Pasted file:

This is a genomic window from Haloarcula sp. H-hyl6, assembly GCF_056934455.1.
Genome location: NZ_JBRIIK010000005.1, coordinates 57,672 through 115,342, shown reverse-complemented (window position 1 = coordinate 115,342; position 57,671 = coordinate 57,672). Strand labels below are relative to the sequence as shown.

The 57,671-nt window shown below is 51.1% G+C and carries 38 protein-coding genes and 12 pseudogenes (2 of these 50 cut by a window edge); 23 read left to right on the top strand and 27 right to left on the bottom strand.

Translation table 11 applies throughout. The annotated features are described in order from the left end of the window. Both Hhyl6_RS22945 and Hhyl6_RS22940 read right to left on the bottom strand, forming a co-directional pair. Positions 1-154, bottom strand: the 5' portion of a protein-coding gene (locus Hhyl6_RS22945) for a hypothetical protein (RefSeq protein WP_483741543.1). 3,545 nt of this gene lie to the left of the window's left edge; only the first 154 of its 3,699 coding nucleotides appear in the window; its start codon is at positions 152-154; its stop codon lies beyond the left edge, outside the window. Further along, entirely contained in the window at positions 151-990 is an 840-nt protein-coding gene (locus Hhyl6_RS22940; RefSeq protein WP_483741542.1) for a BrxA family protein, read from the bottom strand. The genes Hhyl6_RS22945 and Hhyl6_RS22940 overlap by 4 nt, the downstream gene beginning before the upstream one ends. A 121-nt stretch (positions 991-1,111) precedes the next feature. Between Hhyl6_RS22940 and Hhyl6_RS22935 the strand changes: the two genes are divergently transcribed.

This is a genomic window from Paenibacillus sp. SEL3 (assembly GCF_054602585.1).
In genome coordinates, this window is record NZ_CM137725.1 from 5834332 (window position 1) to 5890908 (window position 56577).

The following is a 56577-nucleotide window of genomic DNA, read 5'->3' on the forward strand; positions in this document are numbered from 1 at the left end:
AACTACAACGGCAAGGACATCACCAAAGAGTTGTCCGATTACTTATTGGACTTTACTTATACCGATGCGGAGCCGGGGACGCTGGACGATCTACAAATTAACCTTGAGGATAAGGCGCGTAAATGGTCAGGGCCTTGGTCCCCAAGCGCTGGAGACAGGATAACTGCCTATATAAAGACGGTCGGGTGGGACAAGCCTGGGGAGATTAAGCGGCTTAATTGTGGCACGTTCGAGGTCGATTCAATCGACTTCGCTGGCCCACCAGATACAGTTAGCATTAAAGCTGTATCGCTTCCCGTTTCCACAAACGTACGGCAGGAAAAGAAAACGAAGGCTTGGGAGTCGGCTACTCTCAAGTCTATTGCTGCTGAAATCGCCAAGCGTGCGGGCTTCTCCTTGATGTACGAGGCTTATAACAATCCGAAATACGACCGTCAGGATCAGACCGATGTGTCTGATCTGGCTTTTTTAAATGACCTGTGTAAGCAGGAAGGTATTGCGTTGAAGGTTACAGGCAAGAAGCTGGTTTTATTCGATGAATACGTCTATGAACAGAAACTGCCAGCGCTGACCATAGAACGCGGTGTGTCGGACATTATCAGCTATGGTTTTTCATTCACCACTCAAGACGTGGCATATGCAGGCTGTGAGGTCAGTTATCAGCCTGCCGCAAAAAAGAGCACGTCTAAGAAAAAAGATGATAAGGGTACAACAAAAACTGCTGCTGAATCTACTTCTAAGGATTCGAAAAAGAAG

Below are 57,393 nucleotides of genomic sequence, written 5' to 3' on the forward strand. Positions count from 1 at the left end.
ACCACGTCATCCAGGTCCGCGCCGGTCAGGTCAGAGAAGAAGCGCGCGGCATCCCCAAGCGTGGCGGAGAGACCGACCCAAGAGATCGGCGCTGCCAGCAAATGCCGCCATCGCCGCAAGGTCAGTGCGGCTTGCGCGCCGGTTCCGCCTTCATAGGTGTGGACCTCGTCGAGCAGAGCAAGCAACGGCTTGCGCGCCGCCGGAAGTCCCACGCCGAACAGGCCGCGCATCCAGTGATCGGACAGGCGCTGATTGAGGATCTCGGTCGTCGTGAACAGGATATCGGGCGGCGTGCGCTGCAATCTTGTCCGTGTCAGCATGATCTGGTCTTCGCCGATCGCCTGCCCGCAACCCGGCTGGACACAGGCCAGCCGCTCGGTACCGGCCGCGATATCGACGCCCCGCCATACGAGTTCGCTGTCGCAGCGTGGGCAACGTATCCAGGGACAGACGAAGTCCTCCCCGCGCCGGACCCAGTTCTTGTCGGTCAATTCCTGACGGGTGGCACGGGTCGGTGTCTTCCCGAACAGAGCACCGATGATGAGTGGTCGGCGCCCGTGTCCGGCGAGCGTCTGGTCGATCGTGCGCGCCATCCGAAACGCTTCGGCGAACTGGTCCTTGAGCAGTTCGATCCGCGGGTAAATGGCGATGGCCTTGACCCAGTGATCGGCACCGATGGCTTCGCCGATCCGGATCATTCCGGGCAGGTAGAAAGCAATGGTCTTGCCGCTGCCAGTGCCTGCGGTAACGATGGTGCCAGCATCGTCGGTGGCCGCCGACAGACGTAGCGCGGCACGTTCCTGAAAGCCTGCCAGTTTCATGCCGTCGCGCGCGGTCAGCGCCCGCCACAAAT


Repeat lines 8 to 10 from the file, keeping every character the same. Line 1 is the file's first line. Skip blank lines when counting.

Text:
AACTACAACGGCAAGGACATCACCAAAGAGTTGTCCGATTACTTATTGGACTTTACTTATACCGATGCGGAGCCGGGGACGCTGGACGATCTACAAATTAACCTTGAGGATAAGGCGCGTAAATGGTCAGGGCCTTGGTCCCCAAGCGCTGGAGACAGGATAACTGCCTATATAAAGACGGTCGGGTGGGACAAGCCTGGGGAGATTAAGCGGCTTAATTGTGGCACGTTCGAGGTCGATTCAATCGACTTCGCTGGCCCACCAGATACAGTTAGCATTAAAGCTGTATCGCTTCCCGTTTCCACAAACGTACGGCAGGAAAAGAAAACGAAGGCTTGGGAGTCGGCTACTCTCAAGTCTATTGCTGCTGAAATCGCCAAGCGTGCGGGCTTCTCCTTGATGTACGAGGCTTATAACAATCCGAAATACGACCGTCAGGATCAGACCGATGTGTCTGATCTGGCTTTTTTAAATGACCTGTGTAAGCAGGAAGGTATTGCGTTGAAGGTTACAGGCAAGAAGCTGGTTTTATTCGATGAATACGTCTATGAACAGAAACTGCCAGCGCTGACCATAGAACGCGGTGTGTCGGACATTATCAGCTATGGTTTTTCATTCACCACTCAAGACGTGGCATATGCAGGCTGTGAGGTCAGTTATCAGCCTGCCGCAAAAAAGAGCACGTCTAAGAAAAAAGATGATAAGGGTACAACAAAAACTGCTGCTGAATCTACTTCTAAGGATTCGAAAAAGAAG

Below are 57,393 nucleotides of genomic sequence, written 5' to 3' on the forward strand. Positions count from 1 at the left end.
ACCACGTCATCCAGGTCCGCGCCGGTCAGGTCAGAGAAGAAGCGCGCGGCATCCCCAAGCGTGGCGGAGAGACCGACCCAAGAGATCGGCGCTGCCAGCAAATGCCGCCATCGCCGCAAGGTCAGTGCGGCTTGCGCGCCGGTTCCGCCTTCATAGGTGTGGACCTCGTCGAGCAGAGCAAGCAACGGCTTGCGCGCCGCCGGAAGTCCCACGCCGAACAGGCCGCGCATCCAGTGATCGGACAGGCGCTGATTGAGGATCTCGGTCGTCGTGAACAGGATATCGGGCGGCGTGCGCTGCAATCTTGTCCGTGTCAGCATGATCTGGTCTTCGCCGATCGCCTGCCCGCAACCCGGCTGGACACAGGCCAGCCGCTCGGTACCGGCCGCGATATCGACGCCCCGCCATACGAGTTCGCTGTCGCAGCGTGGGCAACGTATCCAGGGACAGACGAAGTCCTCCCCGCGCCGGACCCAGTTCTTGTCGGTCAATTCCTGACGGGTGGCACGGGTCGGTGTCTTCCCGAACAGAGCACCGATGATGAGTGGTCGGCGCCCGTGTCCGGCGAGCGTCTGGTCGATCGTGCGCGCCATCCGAAACGCTTCGGCGAACTGGTCCTTGAGCAGTTCGATCCGCGGGTAAATGGCGATGGCCTTGACCCAGTGATCGGCACCGATGGCTTCGCCGATCCGGATCATTCCGGGCAGGTAGAAAGCAATGGTCTTGCCGCTGCCAGTGCCTGCGGTAACGATGGTGCCAGCATCGTCGGTGGCCGCCGACAGACGTAGCGCGGCACGTTCCTGAAAGCCTGCCAGTTTCATGCCGTCGCGCGCGGTCAGCGCCCGCCACAAAT